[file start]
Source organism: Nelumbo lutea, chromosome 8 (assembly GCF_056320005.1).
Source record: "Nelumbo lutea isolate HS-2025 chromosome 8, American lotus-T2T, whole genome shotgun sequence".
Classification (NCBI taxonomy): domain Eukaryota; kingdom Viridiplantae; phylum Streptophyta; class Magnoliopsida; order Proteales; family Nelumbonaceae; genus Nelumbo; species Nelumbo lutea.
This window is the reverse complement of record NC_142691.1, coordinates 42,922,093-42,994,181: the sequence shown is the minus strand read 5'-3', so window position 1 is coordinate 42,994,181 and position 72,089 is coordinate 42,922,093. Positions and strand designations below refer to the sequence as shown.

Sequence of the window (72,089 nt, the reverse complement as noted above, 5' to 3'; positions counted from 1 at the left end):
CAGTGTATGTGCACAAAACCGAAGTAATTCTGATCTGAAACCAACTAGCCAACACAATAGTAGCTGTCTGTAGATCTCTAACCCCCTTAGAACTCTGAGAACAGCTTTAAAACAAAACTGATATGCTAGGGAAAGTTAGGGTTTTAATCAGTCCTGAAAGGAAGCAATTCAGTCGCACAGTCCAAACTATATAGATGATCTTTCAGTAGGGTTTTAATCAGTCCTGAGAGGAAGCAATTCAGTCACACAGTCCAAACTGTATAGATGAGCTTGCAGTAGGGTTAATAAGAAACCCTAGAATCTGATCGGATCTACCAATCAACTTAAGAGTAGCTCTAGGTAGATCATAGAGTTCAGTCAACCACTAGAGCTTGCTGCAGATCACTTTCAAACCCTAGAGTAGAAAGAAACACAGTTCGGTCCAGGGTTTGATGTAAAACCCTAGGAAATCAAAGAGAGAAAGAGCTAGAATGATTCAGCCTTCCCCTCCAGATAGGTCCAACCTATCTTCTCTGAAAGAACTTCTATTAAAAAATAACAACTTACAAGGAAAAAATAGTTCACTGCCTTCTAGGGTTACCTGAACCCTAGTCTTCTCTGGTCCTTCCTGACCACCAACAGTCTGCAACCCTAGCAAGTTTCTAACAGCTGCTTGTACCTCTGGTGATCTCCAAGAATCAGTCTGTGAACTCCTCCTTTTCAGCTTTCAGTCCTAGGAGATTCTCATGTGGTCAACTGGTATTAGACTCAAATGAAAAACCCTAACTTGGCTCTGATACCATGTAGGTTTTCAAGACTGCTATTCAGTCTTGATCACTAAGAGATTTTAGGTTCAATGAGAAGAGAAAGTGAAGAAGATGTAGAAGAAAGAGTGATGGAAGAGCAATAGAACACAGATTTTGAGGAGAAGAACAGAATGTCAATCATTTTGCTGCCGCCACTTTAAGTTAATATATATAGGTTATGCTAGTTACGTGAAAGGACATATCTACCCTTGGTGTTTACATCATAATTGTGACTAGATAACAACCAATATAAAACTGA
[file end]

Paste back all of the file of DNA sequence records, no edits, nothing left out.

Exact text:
Source organism: Nelumbo lutea, chromosome 8 (assembly GCF_056320005.1).
Source record: "Nelumbo lutea isolate HS-2025 chromosome 8, American lotus-T2T, whole genome shotgun sequence".
Classification (NCBI taxonomy): domain Eukaryota; kingdom Viridiplantae; phylum Streptophyta; class Magnoliopsida; order Proteales; family Nelumbonaceae; genus Nelumbo; species Nelumbo lutea.
This window is the reverse complement of record NC_142691.1, coordinates 42,922,093-42,994,181: the sequence shown is the minus strand read 5'-3', so window position 1 is coordinate 42,994,181 and position 72,089 is coordinate 42,922,093. Positions and strand designations below refer to the sequence as shown.

Sequence of the window (72,089 nt, the reverse complement as noted above, 5' to 3'; positions counted from 1 at the left end):
CAGTGTATGTGCACAAAACCGAAGTAATTCTGATCTGAAACCAACTAGCCAACACAATAGTAGCTGTCTGTAGATCTCTAACCCCCTTAGAACTCTGAGAACAGCTTTAAAACAAAACTGATATGCTAGGGAAAGTTAGGGTTTTAATCAGTCCTGAAAGGAAGCAATTCAGTCGCACAGTCCAAACTATATAGATGATCTTTCAGTAGGGTTTTAATCAGTCCTGAGAGGAAGCAATTCAGTCACACAGTCCAAACTGTATAGATGAGCTTGCAGTAGGGTTAATAAGAAACCCTAGAATCTGATCGGATCTACCAATCAACTTAAGAGTAGCTCTAGGTAGATCATAGAGTTCAGTCAACCACTAGAGCTTGCTGCAGATCACTTTCAAACCCTAGAGTAGAAAGAAACACAGTTCGGTCCAGGGTTTGATGTAAAACCCTAGGAAATCAAAGAGAGAAAGAGCTAGAATGATTCAGCCTTCCCCTCCAGATAGGTCCAACCTATCTTCTCTGAAAGAACTTCTATTAAAAAATAACAACTTACAAGGAAAAAATAGTTCACTGCCTTCTAGGGTTACCTGAACCCTAGTCTTCTCTGGTCCTTCCTGACCACCAACAGTCTGCAACCCTAGCAAGTTTCTAACAGCTGCTTGTACCTCTGGTGATCTCCAAGAATCAGTCTGTGAACTCCTCCTTTTCAGCTTTCAGTCCTAGGAGATTCTCATGTGGTCAACTGGTATTAGACTCAAATGAAAAACCCTAACTTGGCTCTGATACCATGTAGGTTTTCAAGACTGCTATTCAGTCTTGATCACTAAGAGATTTTAGGTTCAATGAGAAGAGAAAGTGAAGAAGATGTAGAAGAAAGAGTGATGGAAGAGCAATAGAACACAGATTTTGAGGAGAAGAACAGAATGTCAATCATTTTGCTGCCGCCACTTTAAGTTAATATATATAGGTTATGCTAGTTACGTGAAAGGACATATCTACCCTTGGTGTTTACATCATAATTGTGACTAGATAACAACCAATATAAAACTGA